Not far from her submission, Prof Ssempebwa, the former chairman of a Constitutional Review Commission, noted that the Constitution had lost almost all its original checks and balances and now requires an entirely new review process or national dialogue to generate countrywide consensus.

“We are at a stage where the Constitution has changed drastically, not through legislative fear but mostly through practices of government, which has led to erosion of its checks and balances,” said Prof. Ssempebwa adding that; “The Constitution should not be amended based on party loyalties; we now distrust you (MPs) because your positions have hardened.”

No position

Those with no position on the bill are so far five including constitutional lawyer Peter Mulira, Equal Opportunity Commission, Uganda Law Reform Commission, Electoral Commission and Uganda Local Governments Association (ULGA).


Mulira challenged the legality of the process saying that Parliament cannot use its legislative powers to amend the Constitution. He urged MPs to approach the bill with an open mind.

“If I were to approach this problem in a constitutional manner, it means that I don’t come with preconceived ideas that Article 102(b) is bad, I come to listen….and as a thinking person I decide where to fall,” he argued.

No show

Meanwhile, those who have declined to appear before the committee include Uganda Law Society, Forum for Democratic Change (FDC), People’s Development Party (PDP), Uganda People’s Congress (UPC), Makerere Law dos, Uganda Management Institute’s Dr Gerald Kagambirwe Karyeija, political scientists Dr Yasin Olum, Dr. Sali Simba Kayunga, former premier Apolo Nsibambi, and Inter Religious Council of Uganda.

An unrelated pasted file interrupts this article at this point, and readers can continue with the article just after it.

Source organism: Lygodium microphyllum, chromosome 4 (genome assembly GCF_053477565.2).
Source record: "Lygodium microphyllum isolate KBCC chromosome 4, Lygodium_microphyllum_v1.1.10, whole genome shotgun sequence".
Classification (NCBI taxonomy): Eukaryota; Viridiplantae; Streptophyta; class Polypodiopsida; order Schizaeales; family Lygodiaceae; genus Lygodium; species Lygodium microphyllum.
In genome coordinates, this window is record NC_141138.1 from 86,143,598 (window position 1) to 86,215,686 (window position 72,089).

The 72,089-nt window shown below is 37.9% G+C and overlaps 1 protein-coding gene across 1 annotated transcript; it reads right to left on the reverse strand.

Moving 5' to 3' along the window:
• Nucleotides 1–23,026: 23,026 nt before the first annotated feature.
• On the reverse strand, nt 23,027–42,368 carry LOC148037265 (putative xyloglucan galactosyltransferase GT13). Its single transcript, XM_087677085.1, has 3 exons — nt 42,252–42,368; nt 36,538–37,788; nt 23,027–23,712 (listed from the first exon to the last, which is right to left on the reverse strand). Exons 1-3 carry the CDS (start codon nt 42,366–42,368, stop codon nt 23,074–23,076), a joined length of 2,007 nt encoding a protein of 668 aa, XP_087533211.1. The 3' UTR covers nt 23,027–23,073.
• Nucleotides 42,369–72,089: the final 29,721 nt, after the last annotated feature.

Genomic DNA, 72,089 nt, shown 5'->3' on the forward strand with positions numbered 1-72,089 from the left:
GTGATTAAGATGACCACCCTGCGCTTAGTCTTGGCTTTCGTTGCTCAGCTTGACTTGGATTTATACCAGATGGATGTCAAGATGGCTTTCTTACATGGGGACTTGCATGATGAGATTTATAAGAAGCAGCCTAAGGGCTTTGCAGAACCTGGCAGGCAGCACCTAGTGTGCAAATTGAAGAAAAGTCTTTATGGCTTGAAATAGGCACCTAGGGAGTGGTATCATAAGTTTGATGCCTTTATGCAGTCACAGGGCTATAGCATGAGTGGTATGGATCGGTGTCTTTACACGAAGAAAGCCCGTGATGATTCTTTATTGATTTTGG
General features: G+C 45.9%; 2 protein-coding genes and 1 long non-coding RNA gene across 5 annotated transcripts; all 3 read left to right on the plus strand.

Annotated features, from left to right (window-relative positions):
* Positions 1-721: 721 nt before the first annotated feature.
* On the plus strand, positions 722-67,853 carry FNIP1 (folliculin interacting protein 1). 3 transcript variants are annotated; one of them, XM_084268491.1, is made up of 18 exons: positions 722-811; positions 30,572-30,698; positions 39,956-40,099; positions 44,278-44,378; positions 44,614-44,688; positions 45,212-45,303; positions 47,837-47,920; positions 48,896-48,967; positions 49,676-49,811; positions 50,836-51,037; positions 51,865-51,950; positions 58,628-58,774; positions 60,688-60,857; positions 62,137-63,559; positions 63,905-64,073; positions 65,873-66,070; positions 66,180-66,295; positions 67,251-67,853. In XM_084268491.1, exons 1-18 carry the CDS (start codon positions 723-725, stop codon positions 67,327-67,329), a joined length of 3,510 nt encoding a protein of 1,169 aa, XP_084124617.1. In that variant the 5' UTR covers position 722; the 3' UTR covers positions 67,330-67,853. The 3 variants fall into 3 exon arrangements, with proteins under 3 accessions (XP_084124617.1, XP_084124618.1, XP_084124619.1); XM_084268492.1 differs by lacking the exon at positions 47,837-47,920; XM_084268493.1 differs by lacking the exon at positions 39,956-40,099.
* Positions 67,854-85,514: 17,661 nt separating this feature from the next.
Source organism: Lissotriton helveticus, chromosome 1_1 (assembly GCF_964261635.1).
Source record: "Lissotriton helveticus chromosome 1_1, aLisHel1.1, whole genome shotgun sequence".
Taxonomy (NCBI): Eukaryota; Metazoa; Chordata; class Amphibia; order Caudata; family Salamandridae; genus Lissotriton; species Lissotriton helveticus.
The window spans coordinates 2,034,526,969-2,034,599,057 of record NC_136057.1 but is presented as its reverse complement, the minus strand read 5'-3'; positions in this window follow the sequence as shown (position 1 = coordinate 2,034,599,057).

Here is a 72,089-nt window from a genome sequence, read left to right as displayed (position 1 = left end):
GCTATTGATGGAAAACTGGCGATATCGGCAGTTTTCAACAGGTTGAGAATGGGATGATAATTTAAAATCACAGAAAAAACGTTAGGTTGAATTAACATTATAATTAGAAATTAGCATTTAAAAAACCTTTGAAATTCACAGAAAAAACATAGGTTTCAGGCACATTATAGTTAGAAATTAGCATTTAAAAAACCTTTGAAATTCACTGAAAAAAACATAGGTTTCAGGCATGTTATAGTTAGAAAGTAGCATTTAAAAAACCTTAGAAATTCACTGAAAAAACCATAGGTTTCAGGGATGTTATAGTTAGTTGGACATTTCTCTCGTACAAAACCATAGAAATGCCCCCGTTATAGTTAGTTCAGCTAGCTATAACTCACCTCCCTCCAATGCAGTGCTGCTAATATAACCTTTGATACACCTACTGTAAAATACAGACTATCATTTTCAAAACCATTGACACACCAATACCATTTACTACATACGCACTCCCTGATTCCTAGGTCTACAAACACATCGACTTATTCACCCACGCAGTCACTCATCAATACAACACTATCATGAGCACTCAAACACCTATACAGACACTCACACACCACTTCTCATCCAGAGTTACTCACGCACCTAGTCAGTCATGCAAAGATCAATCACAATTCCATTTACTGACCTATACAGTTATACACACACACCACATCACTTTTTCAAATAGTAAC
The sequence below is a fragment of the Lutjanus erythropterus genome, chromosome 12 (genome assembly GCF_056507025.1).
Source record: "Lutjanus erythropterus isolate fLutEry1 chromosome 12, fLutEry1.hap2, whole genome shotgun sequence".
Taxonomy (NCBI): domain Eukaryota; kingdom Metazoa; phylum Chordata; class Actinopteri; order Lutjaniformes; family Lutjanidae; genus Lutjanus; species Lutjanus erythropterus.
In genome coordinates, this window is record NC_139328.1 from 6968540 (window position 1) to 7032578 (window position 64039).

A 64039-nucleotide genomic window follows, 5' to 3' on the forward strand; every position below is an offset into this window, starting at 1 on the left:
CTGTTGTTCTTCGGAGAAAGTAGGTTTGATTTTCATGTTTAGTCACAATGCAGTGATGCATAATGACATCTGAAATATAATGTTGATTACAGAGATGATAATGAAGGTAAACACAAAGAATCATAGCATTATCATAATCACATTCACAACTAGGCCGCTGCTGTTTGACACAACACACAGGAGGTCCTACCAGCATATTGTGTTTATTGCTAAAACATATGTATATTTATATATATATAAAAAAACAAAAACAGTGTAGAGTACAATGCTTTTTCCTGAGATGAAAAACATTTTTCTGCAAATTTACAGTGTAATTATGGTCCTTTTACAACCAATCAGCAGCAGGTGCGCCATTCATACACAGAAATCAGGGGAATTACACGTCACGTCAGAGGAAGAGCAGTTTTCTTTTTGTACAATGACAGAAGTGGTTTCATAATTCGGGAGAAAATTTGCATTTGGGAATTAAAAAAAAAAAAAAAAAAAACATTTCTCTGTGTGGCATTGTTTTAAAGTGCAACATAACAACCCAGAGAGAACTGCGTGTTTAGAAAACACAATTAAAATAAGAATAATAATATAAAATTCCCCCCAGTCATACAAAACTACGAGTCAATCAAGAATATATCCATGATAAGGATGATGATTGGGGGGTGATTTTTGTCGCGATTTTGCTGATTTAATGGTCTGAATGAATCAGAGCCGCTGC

The others are East Africa Centre for Constitutional Development (Kituo Cha Katiba), lawyer Godfrey Lule, former Chief Justice Benjamin Odoki, Women’s Democracy Network, Uganda Elder’s Forum, Women’s Council, former presidential candidates John Patrick Amama Mbabazi, Kizza Besigye, Maureen Kyalya and Abed Bwanika.

Some of these have written to the committee giving different reasons for not appearing while others expressed their opposition to the proposed amendment in the different media report.

“We had an extra ordinary general meeting on the 9th November 2017 and the meeting resolved that Uganda Law Society should distance itself from the process of amending the Constitution under the proposed Constitution (Amendment) (No.2) Bill 2017.’ reads part of the letter dated 10th November 2017 signed by ULS president Francis Gimara.

For FDC, the process of introducing the bill was flawed from the start and any process in the committee purporting to process what they described as an illegitimate Bill is in its self-illegitimate.

“We noted with dismay the way the legislative environment was destroyed by the invasion of the the Chamber. We are still nursing your own colleagues. We therefore decline to appear before the committee.” reads part of the letter signed by FDC acting president Alice Alaso, in reference to September 27 military raid on Parliament.

Yet to appear

According to the Committee’s road map of the invited people and institutions, nine are expected this week. These include Uganda Medical Association, Uganda National NGO Forum (UNNGOF), National Youth Council, People’s Progressive Party (PPP), Uganda Federal Alliance (UFA), FRONASA Veterans’ Association, Platform for Alternative Leadership, Members of Parliament and the Business Community.

Some of these requested for more time to come up with positions on the Bill.

More requests to appear

With more requests coming in from ordinary Ugandans and different groups seeking to appear before the committee, Oboth-Oboth told URN that his committee will entertain written submissions from these groups and individuals to save time.

“They are mainly in clusters and we are likely to give each 1 to 5 minutes to make their submissions since there are many who want to appear,” said Oboth-Oboth.